Follow us on twitterFollow us on Facebook
You Are Here
RELATED SERMONSRELATED SERMONS
SERMONSSERMONS

A Child is Born!

By Jimmy Gentry

Theme: Christmas

Text: Isaiah 9:6-7 and Galatians 3:26-29--Galatians 4:1-7

I recently stumbled onto a website called ChristianAnswers.net. On this site are listed more than 170 Christmas movies. I noticed one I've seen twice; when I saw the title, it all came back to me. The movie, The Kid Who Loved Christmas, was produced in 1990. It is a heart-warming story about a fictitious Chicago couple in the process of adopting an orphaned boy during the holidays when, unexpectedly, a drunken driver kills the wife, on a cold night. The little boy is taken from his daddy to be placed, again, in foster care. It looks as if the adoption will not go through as a result of the "Scrooge spirit" of the chief social worker, who, herself, grew up as a foster child, orphaned from her parents.

Near the movie's end, she has a change of heart and one is left thinking the adoption took place as the movie ends. Midway through this Christmas drama, the little boy, who desperately wants to be with his "daddy" on Christmas, writes a letter to Santa Claus. "Dear Santa: All I want for Christmas is to be with my daddy. Love, Reggie."

 After watching that movie in 1994, I reflected on the first Christmas without my daddy. It was 1968. I was twelve years old. We went to my Aunt Hazel's in Fredonia, Ky., not too far from nowhere. Aunt Hazel and her husband, Lewis, along with their oldest son, Sonny, made the thirty-mile drive Christmas morning to Cadiz in their pick-up truck. Uncle Lewis and I rode in the back. I still remember him keeping me warm that sunshiny, yet cold day. I had a wonderful time on their farm for a couple of days, but all I could think about was getting back home to see my best friend, Jeannie McCormick, who lived down the street. We had grown up together.

 I suppose we had played, either at her house or mine, every day from the time we were two or three. Jeannie and I had much in common that Christmas. Her daddy died in August and my daddy died in November. Jeannie's mother had left them at an early age. She really was orphaned. Fortunately her uncle, along with her grandmother, adopted and reared her. All Christmas Day I wondered if Jeannie had been thinking what I had been thinking.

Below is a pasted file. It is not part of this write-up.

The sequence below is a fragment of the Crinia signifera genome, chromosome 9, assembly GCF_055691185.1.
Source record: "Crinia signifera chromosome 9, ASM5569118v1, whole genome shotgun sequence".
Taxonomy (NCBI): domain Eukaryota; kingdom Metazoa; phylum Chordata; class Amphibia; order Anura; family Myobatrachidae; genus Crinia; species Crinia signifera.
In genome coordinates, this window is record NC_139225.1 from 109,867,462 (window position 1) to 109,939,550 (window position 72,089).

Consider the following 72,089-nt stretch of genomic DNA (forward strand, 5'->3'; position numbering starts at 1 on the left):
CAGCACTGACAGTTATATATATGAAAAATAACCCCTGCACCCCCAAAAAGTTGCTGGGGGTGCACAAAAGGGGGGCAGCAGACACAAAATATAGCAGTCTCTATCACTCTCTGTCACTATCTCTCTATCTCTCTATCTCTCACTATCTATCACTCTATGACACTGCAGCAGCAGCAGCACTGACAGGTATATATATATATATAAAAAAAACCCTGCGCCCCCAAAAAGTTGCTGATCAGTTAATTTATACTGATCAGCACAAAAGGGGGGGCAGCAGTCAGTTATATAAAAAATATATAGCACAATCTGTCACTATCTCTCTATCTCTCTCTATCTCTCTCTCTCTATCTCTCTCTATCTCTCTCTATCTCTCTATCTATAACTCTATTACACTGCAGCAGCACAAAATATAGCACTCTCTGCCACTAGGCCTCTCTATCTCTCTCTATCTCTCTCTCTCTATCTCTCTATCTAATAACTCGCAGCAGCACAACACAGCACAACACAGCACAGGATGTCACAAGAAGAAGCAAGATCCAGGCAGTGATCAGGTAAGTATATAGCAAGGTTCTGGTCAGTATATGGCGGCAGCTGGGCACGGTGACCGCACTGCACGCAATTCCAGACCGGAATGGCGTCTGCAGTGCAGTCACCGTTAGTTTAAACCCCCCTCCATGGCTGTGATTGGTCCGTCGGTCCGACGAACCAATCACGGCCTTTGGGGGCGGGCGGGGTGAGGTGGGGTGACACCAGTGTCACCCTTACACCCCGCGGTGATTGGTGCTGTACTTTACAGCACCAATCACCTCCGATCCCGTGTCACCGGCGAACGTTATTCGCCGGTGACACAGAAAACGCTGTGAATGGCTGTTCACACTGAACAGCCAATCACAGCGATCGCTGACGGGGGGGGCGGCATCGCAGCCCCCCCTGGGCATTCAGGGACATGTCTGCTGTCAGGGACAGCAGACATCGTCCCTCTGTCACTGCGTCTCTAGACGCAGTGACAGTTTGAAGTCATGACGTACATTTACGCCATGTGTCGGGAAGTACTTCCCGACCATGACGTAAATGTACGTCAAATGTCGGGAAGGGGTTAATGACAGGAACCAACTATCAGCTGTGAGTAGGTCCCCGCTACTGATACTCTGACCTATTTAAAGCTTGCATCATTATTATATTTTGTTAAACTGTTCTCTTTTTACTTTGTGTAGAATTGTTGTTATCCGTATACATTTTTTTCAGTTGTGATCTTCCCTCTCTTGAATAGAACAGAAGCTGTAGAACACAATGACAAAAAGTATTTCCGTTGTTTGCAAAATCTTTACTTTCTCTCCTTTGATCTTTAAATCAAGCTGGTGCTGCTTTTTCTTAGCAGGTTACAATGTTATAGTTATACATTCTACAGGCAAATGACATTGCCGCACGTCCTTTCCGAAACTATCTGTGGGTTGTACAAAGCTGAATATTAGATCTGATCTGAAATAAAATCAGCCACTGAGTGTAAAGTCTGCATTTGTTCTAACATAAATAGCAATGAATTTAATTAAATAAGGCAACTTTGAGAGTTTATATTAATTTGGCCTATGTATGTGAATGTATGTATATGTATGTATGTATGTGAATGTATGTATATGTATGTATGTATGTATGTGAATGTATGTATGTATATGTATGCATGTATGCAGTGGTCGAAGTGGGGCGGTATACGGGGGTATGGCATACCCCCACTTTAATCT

When Momma and I finally got back home on December 27, I went immediately to Jeannie's house. We talked about all the things we had done on Christmas and the gifts we had gotten. Both of us confessed, though, that all we really wanted that Christmas was our daddies. I remember us holding each other as we cried.

Isaiah reminded a disheartened people, who felt abandoned, that "…a child is born…a son is given…And he will called…Everlasting Father…" (Isaiah 9:6). That's a puzzling name for a baby in a manger. Why would this intelligent spiritual leader eight centuries before the birth of Jesus say such a thing? Why would Messiah be given the name "Everlasting Father" or more literally, "Father of Eternity?" Can a father last forever? In my case and Jeannie McCormick's case and many of your cases, the answer, at least for now, is "No."

Page   1  2  3  4  5
Current Issue